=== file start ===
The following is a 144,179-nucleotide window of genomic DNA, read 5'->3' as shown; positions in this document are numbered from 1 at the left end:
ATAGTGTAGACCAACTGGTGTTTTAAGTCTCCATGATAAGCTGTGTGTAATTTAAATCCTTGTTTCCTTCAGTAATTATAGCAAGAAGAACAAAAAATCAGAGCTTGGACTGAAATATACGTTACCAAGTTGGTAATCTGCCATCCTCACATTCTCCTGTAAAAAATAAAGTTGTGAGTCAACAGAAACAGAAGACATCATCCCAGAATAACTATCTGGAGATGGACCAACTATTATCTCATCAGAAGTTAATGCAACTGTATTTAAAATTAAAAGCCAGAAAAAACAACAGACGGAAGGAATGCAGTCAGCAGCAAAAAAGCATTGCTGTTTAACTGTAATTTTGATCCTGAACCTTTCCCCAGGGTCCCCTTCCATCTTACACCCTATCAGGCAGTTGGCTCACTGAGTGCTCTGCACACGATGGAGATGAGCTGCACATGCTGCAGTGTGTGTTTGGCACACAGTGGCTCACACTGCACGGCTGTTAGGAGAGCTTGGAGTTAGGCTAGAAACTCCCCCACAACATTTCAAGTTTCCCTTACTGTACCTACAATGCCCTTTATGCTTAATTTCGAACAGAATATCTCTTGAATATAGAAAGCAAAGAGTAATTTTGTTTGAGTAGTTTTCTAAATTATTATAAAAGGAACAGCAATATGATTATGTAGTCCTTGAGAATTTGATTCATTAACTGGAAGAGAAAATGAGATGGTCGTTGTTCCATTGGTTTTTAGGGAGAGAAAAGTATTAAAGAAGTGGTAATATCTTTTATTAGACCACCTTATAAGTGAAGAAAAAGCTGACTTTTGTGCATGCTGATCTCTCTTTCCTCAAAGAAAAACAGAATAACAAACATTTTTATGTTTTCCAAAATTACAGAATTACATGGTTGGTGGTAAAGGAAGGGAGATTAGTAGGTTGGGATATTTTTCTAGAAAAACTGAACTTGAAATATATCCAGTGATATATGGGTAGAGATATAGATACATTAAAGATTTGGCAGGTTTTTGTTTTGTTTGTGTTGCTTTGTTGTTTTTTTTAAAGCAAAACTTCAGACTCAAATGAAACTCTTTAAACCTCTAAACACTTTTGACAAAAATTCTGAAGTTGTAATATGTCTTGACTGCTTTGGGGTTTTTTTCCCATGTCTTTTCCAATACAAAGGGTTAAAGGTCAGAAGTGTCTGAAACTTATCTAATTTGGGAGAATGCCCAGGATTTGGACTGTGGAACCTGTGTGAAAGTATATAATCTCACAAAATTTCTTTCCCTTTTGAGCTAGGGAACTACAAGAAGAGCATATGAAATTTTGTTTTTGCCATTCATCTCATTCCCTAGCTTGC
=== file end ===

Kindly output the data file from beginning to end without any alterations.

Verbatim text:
The following is a 144,179-nucleotide window of genomic DNA, read 5'->3' as shown; positions in this document are numbered from 1 at the left end:
ATAGTGTAGACCAACTGGTGTTTTAAGTCTCCATGATAAGCTGTGTGTAATTTAAATCCTTGTTTCCTTCAGTAATTATAGCAAGAAGAACAAAAAATCAGAGCTTGGACTGAAATATACGTTACCAAGTTGGTAATCTGCCATCCTCACATTCTCCTGTAAAAAATAAAGTTGTGAGTCAACAGAAACAGAAGACATCATCCCAGAATAACTATCTGGAGATGGACCAACTATTATCTCATCAGAAGTTAATGCAACTGTATTTAAAATTAAAAGCCAGAAAAAACAACAGACGGAAGGAATGCAGTCAGCAGCAAAAAAGCATTGCTGTTTAACTGTAATTTTGATCCTGAACCTTTCCCCAGGGTCCCCTTCCATCTTACACCCTATCAGGCAGTTGGCTCACTGAGTGCTCTGCACACGATGGAGATGAGCTGCACATGCTGCAGTGTGTGTTTGGCACACAGTGGCTCACACTGCACGGCTGTTAGGAGAGCTTGGAGTTAGGCTAGAAACTCCCCCACAACATTTCAAGTTTCCCTTACTGTACCTACAATGCCCTTTATGCTTAATTTCGAACAGAATATCTCTTGAATATAGAAAGCAAAGAGTAATTTTGTTTGAGTAGTTTTCTAAATTATTATAAAAGGAACAGCAATATGATTATGTAGTCCTTGAGAATTTGATTCATTAACTGGAAGAGAAAATGAGATGGTCGTTGTTCCATTGGTTTTTAGGGAGAGAAAAGTATTAAAGAAGTGGTAATATCTTTTATTAGACCACCTTATAAGTGAAGAAAAAGCTGACTTTTGTGCATGCTGATCTCTCTTTCCTCAAAGAAAAACAGAATAACAAACATTTTTATGTTTTCCAAAATTACAGAATTACATGGTTGGTGGTAAAGGAAGGGAGATTAGTAGGTTGGGATATTTTTCTAGAAAAACTGAACTTGAAATATATCCAGTGATATATGGGTAGAGATATAGATACATTAAAGATTTGGCAGGTTTTTGTTTTGTTTGTGTTGCTTTGTTGTTTTTTTTAAAGCAAAACTTCAGACTCAAATGAAACTCTTTAAACCTCTAAACACTTTTGACAAAAATTCTGAAGTTGTAATATGTCTTGACTGCTTTGGGGTTTTTTTCCCATGTCTTTTCCAATACAAAGGGTTAAAGGTCAGAAGTGTCTGAAACTTATCTAATTTGGGAGAATGCCCAGGATTTGGACTGTGGAACCTGTGTGAAAGTATATAATCTCACAAAATTTCTTTCCCTTTTGAGCTAGGGAACTACAAGAAGAGCATATGAAATTTTGTTTTTGCCATTCATCTCATTCCCTAGCTTGC